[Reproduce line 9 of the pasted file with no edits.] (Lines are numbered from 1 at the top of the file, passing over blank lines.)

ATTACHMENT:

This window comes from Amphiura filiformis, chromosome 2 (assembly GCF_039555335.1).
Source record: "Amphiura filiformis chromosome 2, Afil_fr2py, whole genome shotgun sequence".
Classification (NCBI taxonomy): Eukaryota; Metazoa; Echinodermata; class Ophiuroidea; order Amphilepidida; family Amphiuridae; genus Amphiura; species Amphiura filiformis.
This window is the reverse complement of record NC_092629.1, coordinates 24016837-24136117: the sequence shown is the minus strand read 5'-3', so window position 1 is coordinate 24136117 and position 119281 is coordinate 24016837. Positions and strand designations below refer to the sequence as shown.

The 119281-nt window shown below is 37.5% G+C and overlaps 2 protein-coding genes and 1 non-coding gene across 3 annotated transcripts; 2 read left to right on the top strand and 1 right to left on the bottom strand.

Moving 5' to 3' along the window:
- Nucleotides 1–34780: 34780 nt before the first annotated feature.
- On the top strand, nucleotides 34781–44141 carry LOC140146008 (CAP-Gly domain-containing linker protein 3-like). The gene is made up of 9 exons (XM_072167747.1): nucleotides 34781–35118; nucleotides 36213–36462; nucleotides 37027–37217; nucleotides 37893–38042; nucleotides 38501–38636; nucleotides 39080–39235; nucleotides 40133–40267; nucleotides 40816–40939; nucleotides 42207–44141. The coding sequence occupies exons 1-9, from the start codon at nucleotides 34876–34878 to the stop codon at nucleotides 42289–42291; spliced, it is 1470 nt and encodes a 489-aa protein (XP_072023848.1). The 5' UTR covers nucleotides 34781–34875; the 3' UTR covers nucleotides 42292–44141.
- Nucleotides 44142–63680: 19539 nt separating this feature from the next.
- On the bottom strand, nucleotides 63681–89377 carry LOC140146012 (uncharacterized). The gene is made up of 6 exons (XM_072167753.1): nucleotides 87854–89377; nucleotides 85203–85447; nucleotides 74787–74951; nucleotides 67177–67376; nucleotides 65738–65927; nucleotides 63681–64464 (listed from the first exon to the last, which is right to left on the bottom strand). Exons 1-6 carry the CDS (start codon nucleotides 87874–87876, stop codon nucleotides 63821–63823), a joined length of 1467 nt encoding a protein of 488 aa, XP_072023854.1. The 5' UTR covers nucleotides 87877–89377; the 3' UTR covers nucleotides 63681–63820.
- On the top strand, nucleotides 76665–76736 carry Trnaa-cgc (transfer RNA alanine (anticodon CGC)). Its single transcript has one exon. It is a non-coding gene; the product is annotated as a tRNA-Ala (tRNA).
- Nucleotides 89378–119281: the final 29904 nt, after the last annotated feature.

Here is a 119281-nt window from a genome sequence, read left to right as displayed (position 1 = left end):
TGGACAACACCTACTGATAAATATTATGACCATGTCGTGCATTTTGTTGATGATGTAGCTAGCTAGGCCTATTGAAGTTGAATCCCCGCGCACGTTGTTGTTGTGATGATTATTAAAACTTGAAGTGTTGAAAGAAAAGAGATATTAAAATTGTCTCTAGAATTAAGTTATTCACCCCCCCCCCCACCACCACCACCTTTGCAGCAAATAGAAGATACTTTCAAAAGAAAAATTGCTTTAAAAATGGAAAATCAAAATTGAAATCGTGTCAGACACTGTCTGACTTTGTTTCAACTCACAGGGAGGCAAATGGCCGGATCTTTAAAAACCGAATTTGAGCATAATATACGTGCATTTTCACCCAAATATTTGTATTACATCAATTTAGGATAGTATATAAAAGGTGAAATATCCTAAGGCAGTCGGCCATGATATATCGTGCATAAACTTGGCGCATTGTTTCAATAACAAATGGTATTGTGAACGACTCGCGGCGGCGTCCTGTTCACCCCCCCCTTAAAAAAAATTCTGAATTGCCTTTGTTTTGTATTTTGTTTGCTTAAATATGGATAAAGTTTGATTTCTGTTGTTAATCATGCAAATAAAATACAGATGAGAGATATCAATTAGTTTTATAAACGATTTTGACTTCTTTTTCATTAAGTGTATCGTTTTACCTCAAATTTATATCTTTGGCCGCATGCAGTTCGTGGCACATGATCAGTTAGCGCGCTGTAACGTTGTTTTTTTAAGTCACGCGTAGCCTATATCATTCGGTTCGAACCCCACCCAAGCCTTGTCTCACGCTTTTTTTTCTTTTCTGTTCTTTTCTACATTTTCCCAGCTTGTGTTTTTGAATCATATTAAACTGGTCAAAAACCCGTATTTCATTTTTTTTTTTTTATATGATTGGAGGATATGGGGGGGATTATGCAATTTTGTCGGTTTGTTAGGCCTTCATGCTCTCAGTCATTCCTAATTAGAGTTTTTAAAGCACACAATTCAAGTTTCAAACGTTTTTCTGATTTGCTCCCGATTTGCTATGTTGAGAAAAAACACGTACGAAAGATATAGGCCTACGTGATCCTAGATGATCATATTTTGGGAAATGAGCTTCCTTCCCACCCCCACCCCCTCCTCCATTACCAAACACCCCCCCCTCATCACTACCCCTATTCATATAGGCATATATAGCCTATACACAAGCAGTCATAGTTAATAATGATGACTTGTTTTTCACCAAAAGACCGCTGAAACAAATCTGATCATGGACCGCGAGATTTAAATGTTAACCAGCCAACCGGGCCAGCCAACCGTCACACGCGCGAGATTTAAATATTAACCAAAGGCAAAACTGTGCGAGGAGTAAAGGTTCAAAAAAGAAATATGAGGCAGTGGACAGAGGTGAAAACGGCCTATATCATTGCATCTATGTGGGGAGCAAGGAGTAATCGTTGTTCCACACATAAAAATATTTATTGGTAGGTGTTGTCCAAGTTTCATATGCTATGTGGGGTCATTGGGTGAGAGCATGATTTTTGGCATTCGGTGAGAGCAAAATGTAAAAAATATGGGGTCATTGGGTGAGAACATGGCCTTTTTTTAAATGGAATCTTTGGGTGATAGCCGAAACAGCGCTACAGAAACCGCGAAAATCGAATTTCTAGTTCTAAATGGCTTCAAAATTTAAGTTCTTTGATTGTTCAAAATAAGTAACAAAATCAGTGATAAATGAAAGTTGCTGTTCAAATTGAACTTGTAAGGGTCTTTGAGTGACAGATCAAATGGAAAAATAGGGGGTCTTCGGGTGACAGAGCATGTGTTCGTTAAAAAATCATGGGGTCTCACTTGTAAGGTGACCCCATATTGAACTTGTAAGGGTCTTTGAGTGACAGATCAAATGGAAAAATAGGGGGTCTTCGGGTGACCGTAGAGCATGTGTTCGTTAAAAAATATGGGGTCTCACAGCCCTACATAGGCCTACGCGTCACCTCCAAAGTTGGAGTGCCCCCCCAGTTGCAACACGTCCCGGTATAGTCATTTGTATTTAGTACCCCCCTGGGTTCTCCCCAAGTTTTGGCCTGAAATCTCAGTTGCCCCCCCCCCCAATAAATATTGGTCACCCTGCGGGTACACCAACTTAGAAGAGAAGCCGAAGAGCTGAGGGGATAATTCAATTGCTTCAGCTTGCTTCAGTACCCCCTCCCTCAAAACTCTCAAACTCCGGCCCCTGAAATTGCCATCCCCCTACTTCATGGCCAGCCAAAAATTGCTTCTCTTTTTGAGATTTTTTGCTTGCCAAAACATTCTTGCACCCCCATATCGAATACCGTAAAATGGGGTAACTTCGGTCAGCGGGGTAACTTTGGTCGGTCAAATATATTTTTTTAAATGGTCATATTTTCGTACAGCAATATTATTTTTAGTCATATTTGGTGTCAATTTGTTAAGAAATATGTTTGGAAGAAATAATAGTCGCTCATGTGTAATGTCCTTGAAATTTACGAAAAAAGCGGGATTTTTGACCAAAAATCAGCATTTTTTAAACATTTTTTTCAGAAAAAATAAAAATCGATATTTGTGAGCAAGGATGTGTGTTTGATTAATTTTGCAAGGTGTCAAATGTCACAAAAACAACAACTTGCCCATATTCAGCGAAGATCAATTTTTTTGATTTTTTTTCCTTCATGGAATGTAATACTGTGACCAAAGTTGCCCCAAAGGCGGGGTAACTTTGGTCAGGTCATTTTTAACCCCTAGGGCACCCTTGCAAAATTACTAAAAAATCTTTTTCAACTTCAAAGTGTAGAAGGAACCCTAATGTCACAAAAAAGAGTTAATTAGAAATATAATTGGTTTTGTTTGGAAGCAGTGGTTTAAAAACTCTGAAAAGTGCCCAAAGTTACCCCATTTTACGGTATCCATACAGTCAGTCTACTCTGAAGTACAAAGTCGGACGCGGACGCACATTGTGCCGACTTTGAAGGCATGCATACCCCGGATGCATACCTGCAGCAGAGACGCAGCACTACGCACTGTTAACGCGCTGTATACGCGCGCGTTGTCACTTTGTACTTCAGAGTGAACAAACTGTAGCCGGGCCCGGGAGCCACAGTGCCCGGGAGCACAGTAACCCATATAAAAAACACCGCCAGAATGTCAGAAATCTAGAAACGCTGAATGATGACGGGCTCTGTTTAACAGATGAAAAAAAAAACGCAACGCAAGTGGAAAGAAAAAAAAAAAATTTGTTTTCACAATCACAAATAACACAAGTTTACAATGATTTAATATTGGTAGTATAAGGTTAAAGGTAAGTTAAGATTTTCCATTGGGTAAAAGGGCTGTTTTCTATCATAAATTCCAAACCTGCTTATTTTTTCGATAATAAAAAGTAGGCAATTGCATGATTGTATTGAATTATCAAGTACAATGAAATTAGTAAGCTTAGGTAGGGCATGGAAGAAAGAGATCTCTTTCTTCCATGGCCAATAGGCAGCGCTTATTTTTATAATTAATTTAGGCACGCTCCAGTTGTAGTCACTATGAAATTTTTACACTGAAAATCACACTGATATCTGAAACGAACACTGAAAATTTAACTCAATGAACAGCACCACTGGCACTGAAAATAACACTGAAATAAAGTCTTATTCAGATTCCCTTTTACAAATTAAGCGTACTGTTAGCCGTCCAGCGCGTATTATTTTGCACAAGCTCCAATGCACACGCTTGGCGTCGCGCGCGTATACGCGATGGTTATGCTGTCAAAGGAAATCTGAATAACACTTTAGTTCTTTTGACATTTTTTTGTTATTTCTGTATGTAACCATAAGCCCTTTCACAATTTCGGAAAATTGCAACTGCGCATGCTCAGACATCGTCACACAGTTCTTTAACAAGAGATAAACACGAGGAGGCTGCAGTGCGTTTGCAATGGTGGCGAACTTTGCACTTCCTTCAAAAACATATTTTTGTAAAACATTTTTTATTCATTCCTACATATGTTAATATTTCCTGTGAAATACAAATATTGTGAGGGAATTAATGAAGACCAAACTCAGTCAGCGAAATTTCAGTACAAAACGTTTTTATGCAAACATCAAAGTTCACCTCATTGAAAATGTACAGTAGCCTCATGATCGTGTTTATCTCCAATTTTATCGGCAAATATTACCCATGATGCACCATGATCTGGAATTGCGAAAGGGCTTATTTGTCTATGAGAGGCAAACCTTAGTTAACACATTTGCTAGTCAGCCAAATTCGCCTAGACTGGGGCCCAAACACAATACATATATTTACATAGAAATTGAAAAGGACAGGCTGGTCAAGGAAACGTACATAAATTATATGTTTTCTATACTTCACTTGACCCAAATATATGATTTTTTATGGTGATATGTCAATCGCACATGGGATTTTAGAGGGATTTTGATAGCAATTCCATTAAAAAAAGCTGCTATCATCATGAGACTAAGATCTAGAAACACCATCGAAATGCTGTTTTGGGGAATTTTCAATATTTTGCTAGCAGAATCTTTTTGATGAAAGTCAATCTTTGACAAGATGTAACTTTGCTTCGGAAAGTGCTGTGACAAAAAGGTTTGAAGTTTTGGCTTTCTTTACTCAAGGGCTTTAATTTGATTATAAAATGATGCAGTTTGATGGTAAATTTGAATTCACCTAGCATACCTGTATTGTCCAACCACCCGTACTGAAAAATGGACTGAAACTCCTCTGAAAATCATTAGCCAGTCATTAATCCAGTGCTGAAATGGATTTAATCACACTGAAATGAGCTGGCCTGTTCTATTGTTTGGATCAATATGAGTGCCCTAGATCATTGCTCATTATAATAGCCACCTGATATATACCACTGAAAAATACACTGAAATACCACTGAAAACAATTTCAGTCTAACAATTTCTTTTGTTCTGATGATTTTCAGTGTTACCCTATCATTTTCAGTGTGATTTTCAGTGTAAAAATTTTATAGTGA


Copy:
- Nucleotides 44142–63680: 19539 nt separating this feature from the next.